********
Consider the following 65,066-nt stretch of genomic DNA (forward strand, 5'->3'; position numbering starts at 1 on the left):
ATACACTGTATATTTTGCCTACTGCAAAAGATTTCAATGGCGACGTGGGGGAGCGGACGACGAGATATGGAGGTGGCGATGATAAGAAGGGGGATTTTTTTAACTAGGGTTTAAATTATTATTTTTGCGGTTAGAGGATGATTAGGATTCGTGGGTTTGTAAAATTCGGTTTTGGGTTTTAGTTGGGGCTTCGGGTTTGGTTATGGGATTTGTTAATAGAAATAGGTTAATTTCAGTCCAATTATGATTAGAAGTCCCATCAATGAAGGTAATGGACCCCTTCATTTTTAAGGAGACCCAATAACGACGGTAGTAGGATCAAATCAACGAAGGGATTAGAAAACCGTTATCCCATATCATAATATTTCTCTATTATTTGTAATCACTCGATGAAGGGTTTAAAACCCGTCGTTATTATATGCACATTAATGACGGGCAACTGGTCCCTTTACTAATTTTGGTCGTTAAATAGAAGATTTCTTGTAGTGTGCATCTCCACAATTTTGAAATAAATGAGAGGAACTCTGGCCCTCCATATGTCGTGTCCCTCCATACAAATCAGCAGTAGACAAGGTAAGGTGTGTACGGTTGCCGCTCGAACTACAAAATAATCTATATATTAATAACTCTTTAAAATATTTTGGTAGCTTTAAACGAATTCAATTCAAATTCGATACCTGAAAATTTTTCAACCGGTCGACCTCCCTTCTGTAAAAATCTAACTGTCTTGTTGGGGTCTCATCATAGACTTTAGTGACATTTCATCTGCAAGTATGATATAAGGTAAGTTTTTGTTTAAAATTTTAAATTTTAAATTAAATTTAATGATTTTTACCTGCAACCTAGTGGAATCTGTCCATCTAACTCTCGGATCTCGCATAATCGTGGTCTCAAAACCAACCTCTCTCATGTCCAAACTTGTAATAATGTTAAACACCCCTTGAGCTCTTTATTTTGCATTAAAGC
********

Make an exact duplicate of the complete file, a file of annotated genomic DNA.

Consider the following 65,066-nt stretch of genomic DNA (forward strand, 5'->3'; position numbering starts at 1 on the left):
ATACACTGTATATTTTGCCTACTGCAAAAGATTTCAATGGCGACGTGGGGGAGCGGACGACGAGATATGGAGGTGGCGATGATAAGAAGGGGGATTTTTTTAACTAGGGTTTAAATTATTATTTTTGCGGTTAGAGGATGATTAGGATTCGTGGGTTTGTAAAATTCGGTTTTGGGTTTTAGTTGGGGCTTCGGGTTTGGTTATGGGATTTGTTAATAGAAATAGGTTAATTTCAGTCCAATTATGATTAGAAGTCCCATCAATGAAGGTAATGGACCCCTTCATTTTTAAGGAGACCCAATAACGACGGTAGTAGGATCAAATCAACGAAGGGATTAGAAAACCGTTATCCCATATCATAATATTTCTCTATTATTTGTAATCACTCGATGAAGGGTTTAAAACCCGTCGTTATTATATGCACATTAATGACGGGCAACTGGTCCCTTTACTAATTTTGGTCGTTAAATAGAAGATTTCTTGTAGTGTGCATCTCCACAATTTTGAAATAAATGAGAGGAACTCTGGCCCTCCATATGTCGTGTCCCTCCATACAAATCAGCAGTAGACAAGGTAAGGTGTGTACGGTTGCCGCTCGAACTACAAAATAATCTATATATTAATAACTCTTTAAAATATTTTGGTAGCTTTAAACGAATTCAATTCAAATTCGATACCTGAAAATTTTTCAACCGGTCGACCTCCCTTCTGTAAAAATCTAACTGTCTTGTTGGGGTCTCATCATAGACTTTAGTGACATTTCATCTGCAAGTATGATATAAGGTAAGTTTTTGTTTAAAATTTTAAATTTTAAATTAAATTTAATGATTTTTACCTGCAACCTAGTGGAATCTGTCCATCTAACTCTCGGATCTCGCATAATCGTGGTCTCAAAACCAACCTCTCTCATGTCCAAACTTGTAATAATGTTAAACACCCCTTGAGCTCTTTATTTTGCATTAAAGC